2.6.3. Effect of Initial Dye Concentration

Different initial concentrations of MB dye have an influence on the photodegradation efficiency of Ni/ZnO nanocomposites. In this experiment, 30 mg of Ni/ZnO and 80 mL of water with dye concentrations of 9, 18, 27, and 36 mg/L were utilized (Figure 6B). The colloidal solution was irradiated for 5 min. Initially, a considerable amount of dye degradation (97%) was observed due to the standard conversion of H2O2 to hydroxyl radicals. These •OH radicals have a concise life span, i.e., less than nanoseconds, and immediately react when they are produced. The photodegradation efficiency of Ni/ZnO decreases gradually (88%, 58%, and 47%) by increasing the MB dye concentration. It is due to the production of •OH radicals on the surface of Ni/ZnO nanocomposites as MB molecules cover the active sites of nickel-doped zinc oxide.

2.6.4. Effect of Solution pH

Moreover, the pH is an important parameter of a solution. It can directly affect the crystal size, surface charge, and aggregation of catalyst particles. The •OH radicals significantly affect dye degradation, and these radical’s concentration mostly depends on the pH of a solution. In this experiment, the effect of pH on the Ni/ZnO nanocomposite’s catalytic effectiveness was investigated by either raising or lowering the pH from 9.3.
The addition of NaOH and HCl adjusted the solution’s pH. To check the influence of the pH, the solutions have a pH range of 4–11. The solution was irradiated for 60 min with (9 mg/L) dye concentration. The result indicates that 60%, 70%, 80%, 100%, and 96% MB were degraded at pH values of 4, 6, 8, 10, and 11, respectively (Figure 6C). This means that with an increase in pH up to an optimum value (10), the catalyst shows high photocatalytic efficiency and the maximum amount (100%) of MB was degraded. While in case of pH higher than 10, a reduction in the photodegradation efficiency of catalysts was recorded.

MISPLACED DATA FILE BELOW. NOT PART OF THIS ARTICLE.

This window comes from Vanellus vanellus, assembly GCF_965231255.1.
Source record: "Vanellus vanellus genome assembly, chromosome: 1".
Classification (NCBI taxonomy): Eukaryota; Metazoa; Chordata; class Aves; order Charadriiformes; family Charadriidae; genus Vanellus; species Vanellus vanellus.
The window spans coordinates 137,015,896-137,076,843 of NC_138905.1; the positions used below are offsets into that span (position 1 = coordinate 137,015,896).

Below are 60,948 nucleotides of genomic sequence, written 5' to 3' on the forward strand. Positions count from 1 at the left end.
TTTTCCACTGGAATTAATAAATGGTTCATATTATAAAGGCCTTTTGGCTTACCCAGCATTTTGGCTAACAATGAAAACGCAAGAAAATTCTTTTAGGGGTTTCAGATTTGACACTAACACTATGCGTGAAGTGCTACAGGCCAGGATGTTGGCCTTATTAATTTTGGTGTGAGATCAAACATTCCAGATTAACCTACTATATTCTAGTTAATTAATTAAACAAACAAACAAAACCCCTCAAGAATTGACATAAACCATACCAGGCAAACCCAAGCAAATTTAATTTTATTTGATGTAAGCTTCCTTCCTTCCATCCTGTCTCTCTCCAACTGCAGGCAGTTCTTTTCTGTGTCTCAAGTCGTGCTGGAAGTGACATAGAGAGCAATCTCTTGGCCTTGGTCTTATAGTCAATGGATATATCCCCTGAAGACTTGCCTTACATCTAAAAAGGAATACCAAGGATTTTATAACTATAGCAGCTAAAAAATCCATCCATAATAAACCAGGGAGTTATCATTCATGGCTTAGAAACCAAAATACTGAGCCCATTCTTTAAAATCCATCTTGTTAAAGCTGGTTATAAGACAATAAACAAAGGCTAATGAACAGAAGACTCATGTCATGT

Consequently, as demonstrated previously in the photocatalysis mechanism, at an acidic pH the surface of the catalyst is protonated by the excessive generation of H+ ions. In case of MB, which exists in the cationic form in water, the repulsion results between dye molecule and catalyst nanocomposites. At alkaline pH, more ˉOH radicals are generated. Such type of radicals are mainly responsible for oxidation and reduction reactions, which ultimately results in the complete degradation of hazardous dye in the presence of UV-visible light irradiation.

2.7. Scavenging Test

The reactive oxygen species played a vital role in the degradation of organic dyes. An experiment was performed to authenticate the ROS production in the presence of Ni/ZnO nanocomposites, liable for the degradation of MB. Several scavengers, such as sodium oxalate (Na2C2O4), ethanol (C2H5OH), and benzoquinone (C6H4O2) were applied to investigate the production of ROS (O2, •OH, and h+) as shown in Figure 6D. For this purpose, 10 mg of Ni/ZnO nanomaterials were used as photocatalyst for the deprivation of MB. The Ni/ZnO nanocomposites and scavengers, i.e., sodium oxalate, ethanol, and benzoquinone, were added into the aqueous solution of MB (2 Mm) to scavenge the reactive oxygen species i.e., h+, •OH, and O2•. It was inspected that MB’s maximum (100%) degradation was observed in the absence of scavengers. All the ROS were produced after visible light irradiation without the presence of the scavengers. A conspicuous effect has been shown by benzoquinone and ethanol compared to sodium oxalate. It designates that O2• and •OH are the more active species compare to h+ for the photodegradation of MB in the presence of Ni/ZnO photocatalysts.